About 250 people turned out Tuesday at a meeting in Fairbanks to offer comments on a federal plan to launch an oil and gas leasing program in the coastal plain of the Arctic National Wildlife Refuge. Most of those who showed up for the meeting at the Carlson Center oppose the plan; they say it would disrupt caribou calving season and harm Native subsistence and culture – and the environment. Backers of the plan say coastal-plain development would boost Alaska’s economy.
Eighty-four people signed up to talk about the plan to open the coastal plain to oil and gas development. By the time a half-dozen of them had spoken, nearly a hundred protesters showed up outside the Carlson Center to offer their public comments.
“I do have hope and faith that the Alaska Natives are going to stand up and they’re going to put a stop to this,” Fort Yukon Gwich’in Bernadette Demientieff told the crowd with a bullhorn. “Because when it comes down to it, we’re all going to be affected. Climate change don’t care if you’re upriver or downriver. We’re going to all live with the effects.”
Demientieff is executive director of the Gwich’in Steering Committee, which opposes development on the ecologically fragile coastal plain. Princess Daazhraii Johnson, the committee’s former executive director, said members of the organization and the Fairbanks Climate Action Coalition came to tell federal officials presiding over the meeting that oil and gas exploration will harm the Porcupine Caribou Herd and other wildlife that provides subsistence to Native peoples.
“I wouldn’t be standing here today if it wasn’t for that Porcupine Caribou Herd, if it wasn’t for the tsook-cho, the king salmon,” Johnson said.
Meanwhile, inside the Carlson, representatives from industry and labor and officials with the state Department of Natural Resources accentuated the positive. Kara Moriarty is executive director of the Alaska Oil and Gas Association, and she says extracting the coastal plain’s hydrocarbons could bring economic benefits like those that came from development of the North Slope and construction of the Trans-Alaska Pipeline System.
“It goes without saying that Alaska’s economy relies heavily on the oil and gas industry,” Moriarty said. “One-third of all jobs in the state of Alaska can be attributed back to the oil and gas industry.”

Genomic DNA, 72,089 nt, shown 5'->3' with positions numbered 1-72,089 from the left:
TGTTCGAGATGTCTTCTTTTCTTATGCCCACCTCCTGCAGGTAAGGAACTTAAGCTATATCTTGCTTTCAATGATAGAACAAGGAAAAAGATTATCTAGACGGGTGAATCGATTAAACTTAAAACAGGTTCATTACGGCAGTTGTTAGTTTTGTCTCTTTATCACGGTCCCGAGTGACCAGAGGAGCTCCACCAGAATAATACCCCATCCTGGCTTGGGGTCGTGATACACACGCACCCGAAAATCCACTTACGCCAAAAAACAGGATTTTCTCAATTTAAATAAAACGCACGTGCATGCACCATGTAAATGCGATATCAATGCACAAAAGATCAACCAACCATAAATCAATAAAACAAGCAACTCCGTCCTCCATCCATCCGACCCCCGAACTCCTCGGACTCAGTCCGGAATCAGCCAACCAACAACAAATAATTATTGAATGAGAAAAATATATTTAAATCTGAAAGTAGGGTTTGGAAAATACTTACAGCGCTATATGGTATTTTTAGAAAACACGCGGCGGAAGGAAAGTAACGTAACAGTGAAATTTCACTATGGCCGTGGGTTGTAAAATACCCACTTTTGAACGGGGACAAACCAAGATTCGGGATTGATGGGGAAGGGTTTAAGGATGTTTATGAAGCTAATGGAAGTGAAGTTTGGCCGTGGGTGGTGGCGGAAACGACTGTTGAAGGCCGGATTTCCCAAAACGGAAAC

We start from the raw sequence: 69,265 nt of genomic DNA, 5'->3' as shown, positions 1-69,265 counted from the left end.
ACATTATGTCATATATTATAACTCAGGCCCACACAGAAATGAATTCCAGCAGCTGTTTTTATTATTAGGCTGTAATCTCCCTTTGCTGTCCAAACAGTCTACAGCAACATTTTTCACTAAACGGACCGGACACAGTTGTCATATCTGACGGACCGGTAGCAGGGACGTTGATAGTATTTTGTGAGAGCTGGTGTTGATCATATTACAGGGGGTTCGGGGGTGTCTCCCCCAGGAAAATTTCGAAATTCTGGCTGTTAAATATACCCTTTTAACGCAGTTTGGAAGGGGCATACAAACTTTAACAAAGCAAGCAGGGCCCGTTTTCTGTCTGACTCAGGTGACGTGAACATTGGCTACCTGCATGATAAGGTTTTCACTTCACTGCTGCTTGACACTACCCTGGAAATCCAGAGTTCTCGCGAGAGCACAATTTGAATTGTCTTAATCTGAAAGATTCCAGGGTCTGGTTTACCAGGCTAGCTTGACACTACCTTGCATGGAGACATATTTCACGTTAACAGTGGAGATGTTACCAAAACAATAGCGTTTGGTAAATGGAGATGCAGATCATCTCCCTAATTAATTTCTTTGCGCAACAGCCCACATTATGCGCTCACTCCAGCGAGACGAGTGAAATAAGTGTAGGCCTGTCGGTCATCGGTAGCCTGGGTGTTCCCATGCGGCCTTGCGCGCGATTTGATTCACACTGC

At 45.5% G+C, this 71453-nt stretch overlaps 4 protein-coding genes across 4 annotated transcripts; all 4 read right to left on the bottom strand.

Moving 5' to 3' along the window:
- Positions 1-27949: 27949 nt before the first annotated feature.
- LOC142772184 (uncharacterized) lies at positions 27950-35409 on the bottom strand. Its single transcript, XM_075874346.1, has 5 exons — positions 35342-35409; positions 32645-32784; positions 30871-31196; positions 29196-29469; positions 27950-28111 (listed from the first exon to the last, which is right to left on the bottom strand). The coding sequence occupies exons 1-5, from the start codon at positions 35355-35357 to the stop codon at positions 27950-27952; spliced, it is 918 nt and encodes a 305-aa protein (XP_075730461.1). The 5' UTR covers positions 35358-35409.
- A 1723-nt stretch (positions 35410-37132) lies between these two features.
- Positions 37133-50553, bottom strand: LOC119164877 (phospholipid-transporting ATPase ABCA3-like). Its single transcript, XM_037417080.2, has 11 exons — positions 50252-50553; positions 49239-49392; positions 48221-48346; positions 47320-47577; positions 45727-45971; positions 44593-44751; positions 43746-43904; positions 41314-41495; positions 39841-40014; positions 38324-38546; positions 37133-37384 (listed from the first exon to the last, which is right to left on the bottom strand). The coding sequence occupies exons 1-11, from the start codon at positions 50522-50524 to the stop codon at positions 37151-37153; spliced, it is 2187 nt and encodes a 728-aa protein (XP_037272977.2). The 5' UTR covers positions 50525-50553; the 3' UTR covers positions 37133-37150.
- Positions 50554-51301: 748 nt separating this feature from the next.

“Oil and gas property tax is what pays for our services, when it comes to police and fire and schools and public works,” Hopson said.
But Steve Ginnis, the traditional chief of the Fort Yukon-based Gwichyaa Zhee Gwich’in Tribal Government, says federal officials should not proceed with developing an environmental impact statement or EIS for the lease sales because they haven’t adequately invited public comment from residents of communities that would be most affected by coastal plain development.
“I don’t understand how the United States government, and the Congress of the United States, could shortcut the process, to do what’s going on here today,” Ginnis said.
Rhonda Pitka is chief of the Village of Beaver, and she says federal officials should double the 60-day public comment period for the EIS. She says the feds should stage more meetings in Gwich’in communities and talk directly with tribal government officials – with an interpreter.
“Our chiefs are requesting that you come and consult with us,” Pitka said. “I’m requesting government-to-government consultation in the Village of Beaver. I also sent in a letter requesting that the materials be translated in Gwich’in, for our Gwich’in speakers. And that you also bring along translators.”
Pitka also says the meetings should be scheduled for later, because many Gwich’in are away from their villages at fish camps, preparing to harvest salmon.
“Our tribal members right now are getting ready for our subsistence season,” Pitka said. “I’m actually missing out on getting my grandma’s fish camp ready for the fishing season.”
But scheduling the meeting around hunting and fishing seasons can be tricky, Joe Balash says. He’s a former state natural resources commissioner who now serves as an assistant secretary of the Interior, and he was one of the seven federal officials presiding over the meeting.
“The folks that live on the North Slope and participate in the whaling the season – y’know, the spring season has more or less just concluded, and there’ll be a fall season,” Balash said. “And we’ve got to watch that window as well.”
Balash said during a break in testimony that translating documents would be a new requirement that federal officials may want to consider, along with adjustments to the public meeting schedule. He says the first meeting in Kaktovik that was postponed has been rescheduled for next month. The next scoping meeting will be held tonight in Anchorage, followed by another on Thursday in Utqiagvik.
Public comments on the leasing-program plan EIS are due by June 19th.